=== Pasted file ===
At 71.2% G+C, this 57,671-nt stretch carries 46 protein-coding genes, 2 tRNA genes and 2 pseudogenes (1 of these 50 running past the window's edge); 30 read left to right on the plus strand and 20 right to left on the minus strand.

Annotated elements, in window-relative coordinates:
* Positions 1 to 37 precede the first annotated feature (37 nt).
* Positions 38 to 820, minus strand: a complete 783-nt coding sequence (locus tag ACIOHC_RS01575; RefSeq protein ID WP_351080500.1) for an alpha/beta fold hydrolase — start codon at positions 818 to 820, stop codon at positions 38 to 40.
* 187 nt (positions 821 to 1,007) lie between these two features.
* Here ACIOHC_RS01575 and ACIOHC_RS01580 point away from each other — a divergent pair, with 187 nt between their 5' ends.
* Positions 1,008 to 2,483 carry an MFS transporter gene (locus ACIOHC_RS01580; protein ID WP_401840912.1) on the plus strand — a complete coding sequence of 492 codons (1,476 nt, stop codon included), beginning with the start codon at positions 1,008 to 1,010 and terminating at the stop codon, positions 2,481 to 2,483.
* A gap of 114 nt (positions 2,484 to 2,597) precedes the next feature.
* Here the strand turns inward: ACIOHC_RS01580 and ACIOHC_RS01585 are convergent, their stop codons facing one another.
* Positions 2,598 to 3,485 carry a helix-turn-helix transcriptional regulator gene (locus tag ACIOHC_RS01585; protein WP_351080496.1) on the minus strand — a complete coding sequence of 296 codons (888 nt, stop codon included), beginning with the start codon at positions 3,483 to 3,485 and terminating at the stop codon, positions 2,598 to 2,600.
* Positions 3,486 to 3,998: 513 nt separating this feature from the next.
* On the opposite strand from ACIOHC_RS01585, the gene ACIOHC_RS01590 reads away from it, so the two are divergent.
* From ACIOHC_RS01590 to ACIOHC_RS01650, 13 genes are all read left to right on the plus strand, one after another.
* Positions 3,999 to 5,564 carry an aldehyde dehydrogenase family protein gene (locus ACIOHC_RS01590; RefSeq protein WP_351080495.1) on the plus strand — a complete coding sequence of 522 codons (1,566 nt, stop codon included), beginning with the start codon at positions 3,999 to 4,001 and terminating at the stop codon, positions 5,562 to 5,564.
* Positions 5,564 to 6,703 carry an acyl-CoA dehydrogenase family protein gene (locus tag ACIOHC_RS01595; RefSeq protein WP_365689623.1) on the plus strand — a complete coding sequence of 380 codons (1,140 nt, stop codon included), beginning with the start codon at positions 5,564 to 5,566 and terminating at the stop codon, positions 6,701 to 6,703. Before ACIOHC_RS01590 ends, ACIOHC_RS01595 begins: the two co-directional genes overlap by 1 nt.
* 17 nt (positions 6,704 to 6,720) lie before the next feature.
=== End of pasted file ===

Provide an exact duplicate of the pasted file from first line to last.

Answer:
At 71.2% G+C, this 57,671-nt stretch carries 46 protein-coding genes, 2 tRNA genes and 2 pseudogenes (1 of these 50 running past the window's edge); 30 read left to right on the plus strand and 20 right to left on the minus strand.

Annotated elements, in window-relative coordinates:
* Positions 1 to 37 precede the first annotated feature (37 nt).
* Positions 38 to 820, minus strand: a complete 783-nt coding sequence (locus tag ACIOHC_RS01575; RefSeq protein ID WP_351080500.1) for an alpha/beta fold hydrolase — start codon at positions 818 to 820, stop codon at positions 38 to 40.
* 187 nt (positions 821 to 1,007) lie between these two features.
* Here ACIOHC_RS01575 and ACIOHC_RS01580 point away from each other — a divergent pair, with 187 nt between their 5' ends.
* Positions 1,008 to 2,483 carry an MFS transporter gene (locus ACIOHC_RS01580; protein ID WP_401840912.1) on the plus strand — a complete coding sequence of 492 codons (1,476 nt, stop codon included), beginning with the start codon at positions 1,008 to 1,010 and terminating at the stop codon, positions 2,481 to 2,483.
* A gap of 114 nt (positions 2,484 to 2,597) precedes the next feature.
* Here the strand turns inward: ACIOHC_RS01580 and ACIOHC_RS01585 are convergent, their stop codons facing one another.
* Positions 2,598 to 3,485 carry a helix-turn-helix transcriptional regulator gene (locus tag ACIOHC_RS01585; protein WP_351080496.1) on the minus strand — a complete coding sequence of 296 codons (888 nt, stop codon included), beginning with the start codon at positions 3,483 to 3,485 and terminating at the stop codon, positions 2,598 to 2,600.
* Positions 3,486 to 3,998: 513 nt separating this feature from the next.
* On the opposite strand from ACIOHC_RS01585, the gene ACIOHC_RS01590 reads away from it, so the two are divergent.
* From ACIOHC_RS01590 to ACIOHC_RS01650, 13 genes are all read left to right on the plus strand, one after another.
* Positions 3,999 to 5,564 carry an aldehyde dehydrogenase family protein gene (locus ACIOHC_RS01590; RefSeq protein WP_351080495.1) on the plus strand — a complete coding sequence of 522 codons (1,566 nt, stop codon included), beginning with the start codon at positions 3,999 to 4,001 and terminating at the stop codon, positions 5,562 to 5,564.
* Positions 5,564 to 6,703 carry an acyl-CoA dehydrogenase family protein gene (locus tag ACIOHC_RS01595; RefSeq protein WP_365689623.1) on the plus strand — a complete coding sequence of 380 codons (1,140 nt, stop codon included), beginning with the start codon at positions 5,564 to 5,566 and terminating at the stop codon, positions 6,701 to 6,703. Before ACIOHC_RS01590 ends, ACIOHC_RS01595 begins: the two co-directional genes overlap by 1 nt.
* 17 nt (positions 6,704 to 6,720) lie before the next feature.